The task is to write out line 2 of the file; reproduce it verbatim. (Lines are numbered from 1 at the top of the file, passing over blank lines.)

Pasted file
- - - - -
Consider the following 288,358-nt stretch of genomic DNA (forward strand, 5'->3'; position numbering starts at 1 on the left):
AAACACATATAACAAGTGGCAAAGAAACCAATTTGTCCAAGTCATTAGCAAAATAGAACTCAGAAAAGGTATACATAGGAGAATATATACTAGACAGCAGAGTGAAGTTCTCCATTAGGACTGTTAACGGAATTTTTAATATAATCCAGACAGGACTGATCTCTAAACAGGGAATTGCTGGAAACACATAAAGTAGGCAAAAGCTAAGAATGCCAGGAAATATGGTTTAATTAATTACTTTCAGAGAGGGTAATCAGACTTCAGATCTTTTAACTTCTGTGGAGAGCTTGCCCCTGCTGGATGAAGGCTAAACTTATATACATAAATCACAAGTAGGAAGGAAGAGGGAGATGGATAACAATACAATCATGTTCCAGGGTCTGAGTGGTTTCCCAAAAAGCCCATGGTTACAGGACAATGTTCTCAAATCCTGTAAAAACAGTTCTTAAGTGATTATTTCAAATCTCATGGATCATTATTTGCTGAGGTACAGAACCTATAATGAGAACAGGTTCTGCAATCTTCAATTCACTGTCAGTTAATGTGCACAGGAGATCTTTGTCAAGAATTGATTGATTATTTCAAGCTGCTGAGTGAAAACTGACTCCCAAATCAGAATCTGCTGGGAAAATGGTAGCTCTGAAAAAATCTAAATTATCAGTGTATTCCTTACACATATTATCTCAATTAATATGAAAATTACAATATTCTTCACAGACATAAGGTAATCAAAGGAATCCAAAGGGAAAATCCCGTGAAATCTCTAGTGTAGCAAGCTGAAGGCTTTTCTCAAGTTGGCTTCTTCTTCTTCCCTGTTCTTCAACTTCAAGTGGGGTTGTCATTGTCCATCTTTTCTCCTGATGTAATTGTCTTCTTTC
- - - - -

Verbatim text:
AAACACATATAACAAGTGGCAAAGAAACCAATTTGTCCAAGTCATTAGCAAAATAGAACTCAGAAAAGGTATACATAGGAGAATATATACTAGACAGCAGAGTGAAGTTCTCCATTAGGACTGTTAACGGAATTTTTAATATAATCCAGACAGGACTGATCTCTAAACAGGGAATTGCTGGAAACACATAAAGTAGGCAAAAGCTAAGAATGCCAGGAAATATGGTTTAATTAATTACTTTCAGAGAGGGTAATCAGACTTCAGATCTTTTAACTTCTGTGGAGAGCTTGCCCCTGCTGGATGAAGGCTAAACTTATATACATAAATCACAAGTAGGAAGGAAGAGGGAGATGGATAACAATACAATCATGTTCCAGGGTCTGAGTGGTTTCCCAAAAAGCCCATGGTTACAGGACAATGTTCTCAAATCCTGTAAAAACAGTTCTTAAGTGATTATTTCAAATCTCATGGATCATTATTTGCTGAGGTACAGAACCTATAATGAGAACAGGTTCTGCAATCTTCAATTCACTGTCAGTTAATGTGCACAGGAGATCTTTGTCAAGAATTGATTGATTATTTCAAGCTGCTGAGTGAAAACTGACTCCCAAATCAGAATCTGCTGGGAAAATGGTAGCTCTGAAAAAATCTAAATTATCAGTGTATTCCTTACACATATTATCTCAATTAATATGAAAATTACAATATTCTTCACAGACATAAGGTAATCAAAGGAATCCAAAGGGAAAATCCCGTGAAATCTCTAGTGTAGCAAGCTGAAGGCTTTTCTCAAGTTGGCTTCTTCTTCTTCCCTGTTCTTCAACTTCAAGTGGGGTTGTCATTGTCCATCTTTTCTCCTGATGTAATTGTCTTCTTTC